Turkey expanded its gold holdings by 29.7 tons in April, data on the International Monetary Fund’s website showed. Ukraine added 1.4 tons to bullion reserves, Mexico increased them by 2.9 tons and Kazakhstan’s gold holdings climbed by 2 tons, the data show. Emerging economies want to increase their holdings as gold has been relatively under-owned by them & keep buying gold regularly during economic turmoil.
Gold as an asset class: Gold is held in many forms, by numerous governments and billions of individuals. The willingness of all these parties to change gold for paper currency and vice versa is what determines the price of gold in relation to each different paper currency respectively. Not only is it incorrect to try and analyze the gold market as if it were the same as other commodity markets, there is no historical precedent for it either.
Prior to World War I, the world was on a gold standard and hence gold was money, not a commodity. Between World War II and 1971, the world was on a quasi gold standard, using the US dollar as its reserve currency while the US dollar was convertible into gold.
Thus, for our entire history up to 1971, gold was always thought of as money and not a commodity. As soon as governments ceased to determine the gold price by decree, its price increased from $38 an ounce to $850 an ounce. Was this increase due to a supply deficit? Of course not!
And when the gold price decreased from $850 an ounce to settle in a trading range around $400 an ounce, was that due to a supply surplus? No. The increase in the gold price from 1971 to 1980 was due to the massive inflation of US dollars that was never reflected in the gold price because the US Government arbitrarily set the price of gold. The ensuing decline was because the gold price overreacted, as investors scooped up all gold related investments in the belief that the gold price would never-ever decline again, much like today’s stock market investors.
The value of annual gold derivatives trading is twice as much as the total amount of gold that has ever been mined, and this figure is based on a conservative estimate of the ever rising size of the derivatives market. But only about 5,000 tonnes, or 4% of the total amount of physical gold, changes hands every year. It is obvious that the physical gold market is absolutely dwarfed by the size of the derivatives market for gold. It is logical and inevitable that the derivatives market, not the physical market, determines the price of gold.
The key to understanding the gold price is to understand what drives the price of gold in the derivatives market. Exchange rate prices are subject to the same supply and demand fundamentals as any other object of trade. An increase in the supply of dollars would cause its price to decline (the dollar devalues) while an increase in demand for dollars would cause its price to rise (devaluation of other currencies by comparison to the dollar). The United States has run a trade deficit for almost every year since 1970. A trade deficit means the United States imports more than what it exports and so, on a net basis, dollars move out of the country. This flow of dollars out of the United States, an increase in the supply of dollars, puts downward pressure on the price of the dollar relative to other currencies. Again, total supply must equal total demand, and so the US trade deficit has to be offset by an equal amount of net foreign investment. The total amount of net foreign investment, actually also covers net income receipts or payments as well as net unilateral transfers. The value of the dollar on foreign exchange markets is thus dependant on the demand for dollars to pay for foreign investments in the United States in relation to the supply of dollars as a result of the trade deficit. Therefore the willingness of foreigners to invest in the United States is critical to the value of the dollar. The relative size of net foreign investments into the United States versus the trade deficit gives an indication of foreigners’ willingness to fund the US’s trade deficit. It is therefore reasonable to assume that when worldwide conditions change, and the perceived risk outside the United States diminishes, a considerable amount of foreign capital will leave the US. This will cause the US dollar to decline and the dollar denominated price of Gold to rise.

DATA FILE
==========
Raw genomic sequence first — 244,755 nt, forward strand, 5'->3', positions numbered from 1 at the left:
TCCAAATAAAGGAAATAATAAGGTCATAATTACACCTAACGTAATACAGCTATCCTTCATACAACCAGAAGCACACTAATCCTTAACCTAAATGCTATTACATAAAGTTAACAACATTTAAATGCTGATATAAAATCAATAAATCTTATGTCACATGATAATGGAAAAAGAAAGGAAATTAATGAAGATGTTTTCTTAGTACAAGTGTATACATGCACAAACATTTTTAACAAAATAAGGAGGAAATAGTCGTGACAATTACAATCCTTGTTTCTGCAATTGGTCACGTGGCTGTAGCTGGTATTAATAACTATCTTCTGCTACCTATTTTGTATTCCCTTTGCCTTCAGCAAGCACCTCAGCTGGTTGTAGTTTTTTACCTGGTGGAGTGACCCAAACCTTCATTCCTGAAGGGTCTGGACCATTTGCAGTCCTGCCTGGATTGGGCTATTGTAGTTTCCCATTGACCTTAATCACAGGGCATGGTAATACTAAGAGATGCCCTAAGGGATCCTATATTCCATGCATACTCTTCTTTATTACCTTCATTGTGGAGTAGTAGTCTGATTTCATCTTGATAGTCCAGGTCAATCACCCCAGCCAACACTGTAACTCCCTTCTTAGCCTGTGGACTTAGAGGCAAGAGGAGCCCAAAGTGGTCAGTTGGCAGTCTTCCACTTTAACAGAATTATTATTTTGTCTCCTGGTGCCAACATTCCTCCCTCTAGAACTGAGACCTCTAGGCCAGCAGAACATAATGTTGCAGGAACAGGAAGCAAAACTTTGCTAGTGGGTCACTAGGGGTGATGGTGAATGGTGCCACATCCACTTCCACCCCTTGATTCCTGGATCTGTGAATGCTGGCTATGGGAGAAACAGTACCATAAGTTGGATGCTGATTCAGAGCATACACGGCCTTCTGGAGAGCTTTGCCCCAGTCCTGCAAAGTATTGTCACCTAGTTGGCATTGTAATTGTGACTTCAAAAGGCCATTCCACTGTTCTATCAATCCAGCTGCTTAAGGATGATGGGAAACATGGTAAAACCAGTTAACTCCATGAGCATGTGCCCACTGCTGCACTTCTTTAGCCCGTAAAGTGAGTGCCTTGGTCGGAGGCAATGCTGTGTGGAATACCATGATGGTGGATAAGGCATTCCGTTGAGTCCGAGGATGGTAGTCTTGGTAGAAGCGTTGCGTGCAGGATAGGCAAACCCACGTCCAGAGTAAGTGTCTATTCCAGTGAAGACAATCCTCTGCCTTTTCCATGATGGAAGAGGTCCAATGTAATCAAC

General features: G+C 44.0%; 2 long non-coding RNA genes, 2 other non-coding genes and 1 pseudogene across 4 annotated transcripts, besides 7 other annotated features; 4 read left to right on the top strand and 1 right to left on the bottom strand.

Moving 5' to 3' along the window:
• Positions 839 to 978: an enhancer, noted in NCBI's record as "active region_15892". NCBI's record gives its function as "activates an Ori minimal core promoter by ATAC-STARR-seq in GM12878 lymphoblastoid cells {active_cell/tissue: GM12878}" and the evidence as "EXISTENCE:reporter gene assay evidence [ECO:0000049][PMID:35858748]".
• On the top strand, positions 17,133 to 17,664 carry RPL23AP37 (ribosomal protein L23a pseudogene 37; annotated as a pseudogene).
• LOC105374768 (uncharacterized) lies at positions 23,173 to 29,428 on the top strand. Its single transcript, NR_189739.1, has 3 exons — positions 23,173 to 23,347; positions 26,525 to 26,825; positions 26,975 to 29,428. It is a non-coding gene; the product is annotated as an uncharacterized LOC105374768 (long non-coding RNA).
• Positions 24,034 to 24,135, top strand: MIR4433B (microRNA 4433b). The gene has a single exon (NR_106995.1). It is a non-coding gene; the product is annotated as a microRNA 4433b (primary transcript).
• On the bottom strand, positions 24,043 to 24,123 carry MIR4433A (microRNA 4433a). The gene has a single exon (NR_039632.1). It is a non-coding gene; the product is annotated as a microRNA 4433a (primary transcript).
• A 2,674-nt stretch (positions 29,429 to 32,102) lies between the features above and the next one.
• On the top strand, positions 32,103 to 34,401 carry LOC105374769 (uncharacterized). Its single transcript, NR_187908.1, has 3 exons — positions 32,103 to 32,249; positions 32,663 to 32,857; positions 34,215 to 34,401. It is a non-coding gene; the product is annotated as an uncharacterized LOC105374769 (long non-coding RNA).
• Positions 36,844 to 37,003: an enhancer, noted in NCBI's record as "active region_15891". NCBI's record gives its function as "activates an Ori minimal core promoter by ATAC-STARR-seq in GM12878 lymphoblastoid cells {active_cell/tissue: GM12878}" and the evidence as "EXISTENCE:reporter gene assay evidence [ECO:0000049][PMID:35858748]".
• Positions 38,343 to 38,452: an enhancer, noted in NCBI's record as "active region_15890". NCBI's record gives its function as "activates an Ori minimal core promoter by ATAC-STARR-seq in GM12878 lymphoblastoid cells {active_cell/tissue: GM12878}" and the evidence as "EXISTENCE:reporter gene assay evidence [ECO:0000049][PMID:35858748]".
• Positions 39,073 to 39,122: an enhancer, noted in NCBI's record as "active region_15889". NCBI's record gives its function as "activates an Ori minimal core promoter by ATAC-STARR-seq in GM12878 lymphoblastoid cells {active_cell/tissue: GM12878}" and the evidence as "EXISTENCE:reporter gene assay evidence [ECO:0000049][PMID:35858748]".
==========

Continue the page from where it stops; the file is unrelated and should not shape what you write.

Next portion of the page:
The price of gold varies depending on which currency it is quoted in. Not just in absolute terms, but in relative terms as well. The gold price is specific to each individual currency. It has been shown that the gold price is far more sensitive to changes in foreign exchange markets than fluctuations in annual mine production or jewelry demand. This is due to the fact that gold is money; it always has been and still is today. Buy Gold and Gold stocks while the US dollar is abnormally strong and Gold is historically cheap in terms of US dollars for a large & sharp upside price swing which may again not last long enough, as seen in 1980 also.